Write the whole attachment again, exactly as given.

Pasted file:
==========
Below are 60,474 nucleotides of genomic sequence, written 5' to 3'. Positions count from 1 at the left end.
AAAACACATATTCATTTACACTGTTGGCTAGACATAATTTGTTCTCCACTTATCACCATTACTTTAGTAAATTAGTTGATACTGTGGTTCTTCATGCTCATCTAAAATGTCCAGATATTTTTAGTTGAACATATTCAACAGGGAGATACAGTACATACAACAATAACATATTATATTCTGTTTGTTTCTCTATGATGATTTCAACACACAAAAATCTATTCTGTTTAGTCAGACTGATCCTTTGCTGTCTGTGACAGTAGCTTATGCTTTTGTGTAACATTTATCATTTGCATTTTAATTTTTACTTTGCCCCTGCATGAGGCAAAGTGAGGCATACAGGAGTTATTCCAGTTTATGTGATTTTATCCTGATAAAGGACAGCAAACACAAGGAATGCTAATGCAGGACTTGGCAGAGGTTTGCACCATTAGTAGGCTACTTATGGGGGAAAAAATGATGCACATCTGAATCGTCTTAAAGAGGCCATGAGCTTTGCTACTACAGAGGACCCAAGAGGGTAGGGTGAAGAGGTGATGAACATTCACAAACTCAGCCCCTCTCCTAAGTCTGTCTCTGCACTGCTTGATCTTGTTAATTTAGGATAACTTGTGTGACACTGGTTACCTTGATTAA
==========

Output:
Below are 60,474 nucleotides of genomic sequence, written 5' to 3'. Positions count from 1 at the left end.
AAAACACATATTCATTTACACTGTTGGCTAGACATAATTTGTTCTCCACTTATCACCATTACTTTAGTAAATTAGTTGATACTGTGGTTCTTCATGCTCATCTAAAATGTCCAGATATTTTTAGTTGAACATATTCAACAGGGAGATACAGTACATACAACAATAACATATTATATTCTGTTTGTTTCTCTATGATGATTTCAACACACAAAAATCTATTCTGTTTAGTCAGACTGATCCTTTGCTGTCTGTGACAGTAGCTTATGCTTTTGTGTAACATTTATCATTTGCATTTTAATTTTTACTTTGCCCCTGCATGAGGCAAAGTGAGGCATACAGGAGTTATTCCAGTTTATGTGATTTTATCCTGATAAAGGACAGCAAACACAAGGAATGCTAATGCAGGACTTGGCAGAGGTTTGCACCATTAGTAGGCTACTTATGGGGGAAAAAATGATGCACATCTGAATCGTCTTAAAGAGGCCATGAGCTTTGCTACTACAGAGGACCCAAGAGGGTAGGGTGAAGAGGTGATGAACATTCACAAACTCAGCCCCTCTCCTAAGTCTGTCTCTGCACTGCTTGATCTTGTTAATTTAGGATAACTTGTGTGACACTGGTTACCTTGATTAA